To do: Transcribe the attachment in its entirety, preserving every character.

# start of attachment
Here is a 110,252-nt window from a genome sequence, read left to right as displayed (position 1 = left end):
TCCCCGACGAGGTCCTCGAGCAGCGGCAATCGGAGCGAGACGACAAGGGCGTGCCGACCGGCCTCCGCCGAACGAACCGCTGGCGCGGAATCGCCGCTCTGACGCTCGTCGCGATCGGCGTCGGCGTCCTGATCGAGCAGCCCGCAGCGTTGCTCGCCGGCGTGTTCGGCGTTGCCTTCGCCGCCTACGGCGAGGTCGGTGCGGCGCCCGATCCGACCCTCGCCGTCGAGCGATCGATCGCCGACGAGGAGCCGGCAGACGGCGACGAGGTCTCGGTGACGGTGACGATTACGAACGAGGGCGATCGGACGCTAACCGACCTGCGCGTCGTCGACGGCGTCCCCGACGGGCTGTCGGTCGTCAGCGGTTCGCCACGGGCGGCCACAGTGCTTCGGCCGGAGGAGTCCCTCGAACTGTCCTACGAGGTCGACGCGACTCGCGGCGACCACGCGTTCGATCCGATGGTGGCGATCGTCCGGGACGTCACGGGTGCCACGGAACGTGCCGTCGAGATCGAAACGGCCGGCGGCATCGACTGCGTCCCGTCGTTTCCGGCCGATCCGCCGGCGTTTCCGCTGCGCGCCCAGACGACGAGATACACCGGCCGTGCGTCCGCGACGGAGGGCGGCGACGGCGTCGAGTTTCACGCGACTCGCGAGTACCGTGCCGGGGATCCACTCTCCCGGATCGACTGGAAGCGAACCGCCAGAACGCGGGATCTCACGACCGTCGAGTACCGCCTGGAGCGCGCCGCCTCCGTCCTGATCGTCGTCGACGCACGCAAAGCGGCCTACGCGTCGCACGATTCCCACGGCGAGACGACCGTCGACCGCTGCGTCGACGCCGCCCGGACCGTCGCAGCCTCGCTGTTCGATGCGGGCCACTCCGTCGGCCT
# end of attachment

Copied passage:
Here is a 110,252-nt window from a genome sequence, read left to right as displayed (position 1 = left end):
TCCCCGACGAGGTCCTCGAGCAGCGGCAATCGGAGCGAGACGACAAGGGCGTGCCGACCGGCCTCCGCCGAACGAACCGCTGGCGCGGAATCGCCGCTCTGACGCTCGTCGCGATCGGCGTCGGCGTCCTGATCGAGCAGCCCGCAGCGTTGCTCGCCGGCGTGTTCGGCGTTGCCTTCGCCGCCTACGGCGAGGTCGGTGCGGCGCCCGATCCGACCCTCGCCGTCGAGCGATCGATCGCCGACGAGGAGCCGGCAGACGGCGACGAGGTCTCGGTGACGGTGACGATTACGAACGAGGGCGATCGGACGCTAACCGACCTGCGCGTCGTCGACGGCGTCCCCGACGGGCTGTCGGTCGTCAGCGGTTCGCCACGGGCGGCCACAGTGCTTCGGCCGGAGGAGTCCCTCGAACTGTCCTACGAGGTCGACGCGACTCGCGGCGACCACGCGTTCGATCCGATGGTGGCGATCGTCCGGGACGTCACGGGTGCCACGGAACGTGCCGTCGAGATCGAAACGGCCGGCGGCATCGACTGCGTCCCGTCGTTTCCGGCCGATCCGCCGGCGTTTCCGCTGCGCGCCCAGACGACGAGATACACCGGCCGTGCGTCCGCGACGGAGGGCGGCGACGGCGTCGAGTTTCACGCGACTCGCGAGTACCGTGCCGGGGATCCACTCTCCCGGATCGACTGGAAGCGAACCGCCAGAACGCGGGATCTCACGACCGTCGAGTACCGCCTGGAGCGCGCCGCCTCCGTCCTGATCGTCGTCGACGCACGCAAAGCGGCCTACGCGTCGCACGATTCCCACGGCGAGACGACCGTCGACCGCTGCGTCGACGCCGCCCGGACCGTCGCAGCCTCGCTGTTCGATGCGGGCCACTCCGTCGGCCT